The cost of watching the Maple Leafs at the ACC is going up
As the Toronto Maple Leafs close in on earning back-to-back appearances in the NHL playoffs, it seems the cost of a night out with the family at the Air Canada Centre has nowhere to go but up.
Toronto already has one of the most expensive tickets in the National Hockey League.
The team is telling season ticket holders this week that renewals for next fall will cost roughly an extra 10 to 15 percent, on average.
It comes on the heels of a similar increase after last season.
On a per-ticket basis, the price of an average seat in the lower bowl is heading up $24, to $270.
In the upper bowl, prices are going up $12 per ticket to an average of $94 each.
The face value of those season tickets matter to every-day fans because 9 out of 10 seats at the ACC are tied to a Leafs season ticket package.
That means that the re-sale market will command higher prices, as re-sellers mark up the value to turn a profit.
James Mirtle writes about the Maple Leafs for The Athletic.
He thinks a surge in demand could be a growing problem for a business looking to grow revenue, and for fans who want an affordable way to see their hockey heroes in person.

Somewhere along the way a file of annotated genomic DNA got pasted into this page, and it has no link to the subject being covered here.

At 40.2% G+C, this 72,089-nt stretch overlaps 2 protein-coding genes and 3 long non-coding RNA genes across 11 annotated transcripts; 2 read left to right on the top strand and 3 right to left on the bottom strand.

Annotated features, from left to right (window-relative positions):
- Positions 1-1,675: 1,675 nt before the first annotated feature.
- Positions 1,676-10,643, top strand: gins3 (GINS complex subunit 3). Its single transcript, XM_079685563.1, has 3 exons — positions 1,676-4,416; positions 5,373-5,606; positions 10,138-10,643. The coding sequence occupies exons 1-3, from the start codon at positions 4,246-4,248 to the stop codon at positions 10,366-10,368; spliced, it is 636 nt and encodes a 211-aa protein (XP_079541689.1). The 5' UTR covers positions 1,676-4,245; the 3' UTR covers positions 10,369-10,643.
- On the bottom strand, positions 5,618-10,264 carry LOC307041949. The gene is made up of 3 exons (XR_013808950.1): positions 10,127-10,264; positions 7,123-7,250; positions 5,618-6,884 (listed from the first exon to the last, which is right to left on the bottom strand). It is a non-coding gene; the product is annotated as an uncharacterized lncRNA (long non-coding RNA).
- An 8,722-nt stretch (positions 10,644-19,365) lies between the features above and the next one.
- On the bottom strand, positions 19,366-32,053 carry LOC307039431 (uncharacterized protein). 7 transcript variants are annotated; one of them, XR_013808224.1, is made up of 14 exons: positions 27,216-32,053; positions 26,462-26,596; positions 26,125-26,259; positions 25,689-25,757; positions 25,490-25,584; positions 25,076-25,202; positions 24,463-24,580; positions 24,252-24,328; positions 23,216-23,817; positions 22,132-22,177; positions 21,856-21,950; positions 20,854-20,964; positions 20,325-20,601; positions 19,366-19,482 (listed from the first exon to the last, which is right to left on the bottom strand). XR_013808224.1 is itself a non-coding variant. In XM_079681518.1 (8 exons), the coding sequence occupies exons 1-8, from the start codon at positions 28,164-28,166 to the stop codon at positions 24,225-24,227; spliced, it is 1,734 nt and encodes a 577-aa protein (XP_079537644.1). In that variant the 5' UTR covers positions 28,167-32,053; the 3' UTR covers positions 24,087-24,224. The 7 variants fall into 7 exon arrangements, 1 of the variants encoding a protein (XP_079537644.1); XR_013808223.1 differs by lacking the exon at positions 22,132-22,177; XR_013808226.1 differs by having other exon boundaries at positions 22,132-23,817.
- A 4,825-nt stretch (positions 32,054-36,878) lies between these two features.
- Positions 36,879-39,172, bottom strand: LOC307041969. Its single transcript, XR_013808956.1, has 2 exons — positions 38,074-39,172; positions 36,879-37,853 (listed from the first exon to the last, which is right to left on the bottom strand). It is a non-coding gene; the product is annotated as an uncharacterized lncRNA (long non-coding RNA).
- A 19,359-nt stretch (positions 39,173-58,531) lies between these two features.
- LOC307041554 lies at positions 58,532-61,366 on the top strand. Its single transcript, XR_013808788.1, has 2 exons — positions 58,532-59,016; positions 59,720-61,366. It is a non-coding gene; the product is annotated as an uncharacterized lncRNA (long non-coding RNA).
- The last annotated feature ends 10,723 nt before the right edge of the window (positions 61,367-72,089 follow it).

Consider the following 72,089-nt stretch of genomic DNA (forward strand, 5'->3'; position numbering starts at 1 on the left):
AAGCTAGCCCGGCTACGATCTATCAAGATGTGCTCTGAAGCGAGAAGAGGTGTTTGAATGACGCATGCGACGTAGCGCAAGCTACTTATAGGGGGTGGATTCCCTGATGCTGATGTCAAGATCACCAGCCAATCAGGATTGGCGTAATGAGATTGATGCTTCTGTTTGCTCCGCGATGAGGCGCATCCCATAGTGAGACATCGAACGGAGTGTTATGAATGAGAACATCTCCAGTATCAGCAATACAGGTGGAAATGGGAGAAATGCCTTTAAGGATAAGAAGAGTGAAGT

This season, the average re-sale price of a ticket in the nose-bleed sections sells on re-sale websites for close to $150 dollars.
It is a market the team has no control over.
"We already see the stands are full of Leafs fans everywhere else," Mirtle says.
"People are flying to Winnipeg, or they're driving to Buffalo or Ottawa ... its cheaper to go to a game anywhere else in the league, so that's what people are doing."
Mirtle expects demand for Maple Leafs tickets will only grow as the team improves in the standings.
"The Leafs either need a bigger arena, or they need to crack down on scalpers," he says.
The other valve that might relieve pressure on ticket prices, Mirtle suggests, is the allowing another NHL team to set up in Toronto.
The league currently has no plans for a second team in the Toronto region.
The Maple Leafs have said that their goal in raising ticket prices is to protect consumers and make more tickets available.
It argues raising the face value will cut out margins for ticket brokers and scalpers.
Earlier this week, the Leafs' parent company announced plans to do away with print-at-home tickets and move toward digital tickets.